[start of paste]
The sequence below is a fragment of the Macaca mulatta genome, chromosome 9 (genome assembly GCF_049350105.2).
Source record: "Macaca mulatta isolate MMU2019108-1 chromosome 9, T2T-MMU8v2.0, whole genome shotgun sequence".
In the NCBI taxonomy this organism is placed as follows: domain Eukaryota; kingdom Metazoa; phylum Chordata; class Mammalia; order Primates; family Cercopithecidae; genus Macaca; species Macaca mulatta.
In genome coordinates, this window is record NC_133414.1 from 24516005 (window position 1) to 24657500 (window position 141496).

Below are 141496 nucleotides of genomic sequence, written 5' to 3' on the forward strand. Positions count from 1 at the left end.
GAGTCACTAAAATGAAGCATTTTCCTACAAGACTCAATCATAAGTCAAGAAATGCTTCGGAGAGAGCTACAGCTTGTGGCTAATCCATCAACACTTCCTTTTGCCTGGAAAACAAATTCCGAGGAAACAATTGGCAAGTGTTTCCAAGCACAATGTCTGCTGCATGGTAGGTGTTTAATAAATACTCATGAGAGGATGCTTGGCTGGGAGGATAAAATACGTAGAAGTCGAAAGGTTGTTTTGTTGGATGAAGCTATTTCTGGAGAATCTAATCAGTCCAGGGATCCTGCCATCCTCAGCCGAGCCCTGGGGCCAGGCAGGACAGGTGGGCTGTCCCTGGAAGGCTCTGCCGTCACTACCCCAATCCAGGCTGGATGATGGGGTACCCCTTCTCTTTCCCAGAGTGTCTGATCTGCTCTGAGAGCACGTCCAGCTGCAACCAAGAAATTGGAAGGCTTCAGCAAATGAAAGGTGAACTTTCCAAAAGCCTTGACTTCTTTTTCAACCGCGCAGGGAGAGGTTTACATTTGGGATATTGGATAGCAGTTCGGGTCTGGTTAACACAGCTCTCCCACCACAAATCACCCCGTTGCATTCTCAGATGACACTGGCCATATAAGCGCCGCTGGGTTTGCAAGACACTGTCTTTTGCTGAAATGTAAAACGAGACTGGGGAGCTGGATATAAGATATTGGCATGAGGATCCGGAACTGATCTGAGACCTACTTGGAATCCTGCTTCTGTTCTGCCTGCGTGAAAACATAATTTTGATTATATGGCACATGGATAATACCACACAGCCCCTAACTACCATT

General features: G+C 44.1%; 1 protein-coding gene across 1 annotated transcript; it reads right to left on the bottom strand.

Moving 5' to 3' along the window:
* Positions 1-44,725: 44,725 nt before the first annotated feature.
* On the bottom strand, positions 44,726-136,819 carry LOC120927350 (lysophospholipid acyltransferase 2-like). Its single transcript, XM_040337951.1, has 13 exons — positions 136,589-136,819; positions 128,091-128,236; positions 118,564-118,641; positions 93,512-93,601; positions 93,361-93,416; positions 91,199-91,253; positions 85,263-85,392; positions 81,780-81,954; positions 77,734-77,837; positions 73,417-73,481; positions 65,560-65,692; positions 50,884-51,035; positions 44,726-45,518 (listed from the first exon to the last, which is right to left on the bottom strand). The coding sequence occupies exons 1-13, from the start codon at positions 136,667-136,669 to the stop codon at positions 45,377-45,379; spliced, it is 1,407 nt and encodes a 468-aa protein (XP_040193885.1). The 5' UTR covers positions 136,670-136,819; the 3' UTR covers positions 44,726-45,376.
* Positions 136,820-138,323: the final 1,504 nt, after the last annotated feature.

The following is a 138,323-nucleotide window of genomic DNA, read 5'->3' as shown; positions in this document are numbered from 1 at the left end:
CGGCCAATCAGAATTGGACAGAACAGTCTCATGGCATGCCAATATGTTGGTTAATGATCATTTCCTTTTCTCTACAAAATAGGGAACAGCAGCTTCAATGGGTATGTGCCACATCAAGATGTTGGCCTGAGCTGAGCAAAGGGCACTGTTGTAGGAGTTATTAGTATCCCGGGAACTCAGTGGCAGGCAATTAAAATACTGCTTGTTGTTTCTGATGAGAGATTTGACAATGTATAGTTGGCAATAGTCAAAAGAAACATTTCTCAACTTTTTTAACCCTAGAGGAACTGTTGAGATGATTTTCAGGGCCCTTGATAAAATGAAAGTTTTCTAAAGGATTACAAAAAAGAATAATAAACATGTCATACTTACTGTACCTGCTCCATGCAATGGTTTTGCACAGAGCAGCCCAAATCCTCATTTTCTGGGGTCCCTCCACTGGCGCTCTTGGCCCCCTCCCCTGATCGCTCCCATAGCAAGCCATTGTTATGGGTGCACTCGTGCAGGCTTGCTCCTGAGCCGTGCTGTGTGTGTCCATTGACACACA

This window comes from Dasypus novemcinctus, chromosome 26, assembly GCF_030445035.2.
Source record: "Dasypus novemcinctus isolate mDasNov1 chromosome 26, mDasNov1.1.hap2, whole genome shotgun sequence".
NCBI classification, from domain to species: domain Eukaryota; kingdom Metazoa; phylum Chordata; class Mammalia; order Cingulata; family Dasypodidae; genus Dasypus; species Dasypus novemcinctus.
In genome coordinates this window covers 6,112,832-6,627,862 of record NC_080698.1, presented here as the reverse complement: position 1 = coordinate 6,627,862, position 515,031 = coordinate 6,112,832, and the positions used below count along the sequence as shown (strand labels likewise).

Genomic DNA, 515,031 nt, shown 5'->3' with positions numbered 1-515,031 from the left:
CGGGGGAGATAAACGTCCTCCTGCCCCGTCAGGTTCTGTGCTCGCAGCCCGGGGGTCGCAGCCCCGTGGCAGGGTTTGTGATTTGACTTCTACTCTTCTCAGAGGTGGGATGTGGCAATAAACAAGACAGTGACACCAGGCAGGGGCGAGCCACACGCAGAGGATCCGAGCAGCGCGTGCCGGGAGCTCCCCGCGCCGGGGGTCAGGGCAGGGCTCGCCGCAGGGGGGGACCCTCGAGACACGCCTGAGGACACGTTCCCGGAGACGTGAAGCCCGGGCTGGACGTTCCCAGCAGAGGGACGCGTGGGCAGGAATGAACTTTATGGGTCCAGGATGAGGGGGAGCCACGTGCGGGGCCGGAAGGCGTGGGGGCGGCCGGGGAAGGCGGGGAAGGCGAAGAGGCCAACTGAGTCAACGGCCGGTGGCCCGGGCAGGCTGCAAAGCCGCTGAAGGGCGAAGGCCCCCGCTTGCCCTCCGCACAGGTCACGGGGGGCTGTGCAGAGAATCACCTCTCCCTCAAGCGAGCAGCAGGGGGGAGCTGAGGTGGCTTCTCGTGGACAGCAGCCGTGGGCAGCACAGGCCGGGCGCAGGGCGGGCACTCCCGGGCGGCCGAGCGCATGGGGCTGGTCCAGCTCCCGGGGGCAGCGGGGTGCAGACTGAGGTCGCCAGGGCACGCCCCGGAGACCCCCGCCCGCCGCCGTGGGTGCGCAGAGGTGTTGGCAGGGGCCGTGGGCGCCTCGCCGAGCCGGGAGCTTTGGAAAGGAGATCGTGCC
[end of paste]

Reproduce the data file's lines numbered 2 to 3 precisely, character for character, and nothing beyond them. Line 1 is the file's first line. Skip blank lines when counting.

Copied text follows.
Source record: "Macaca mulatta isolate MMU2019108-1 chromosome 9, T2T-MMU8v2.0, whole genome shotgun sequence".
In the NCBI taxonomy this organism is placed as follows: domain Eukaryota; kingdom Metazoa; phylum Chordata; class Mammalia; order Primates; family Cercopithecidae; genus Macaca; species Macaca mulatta.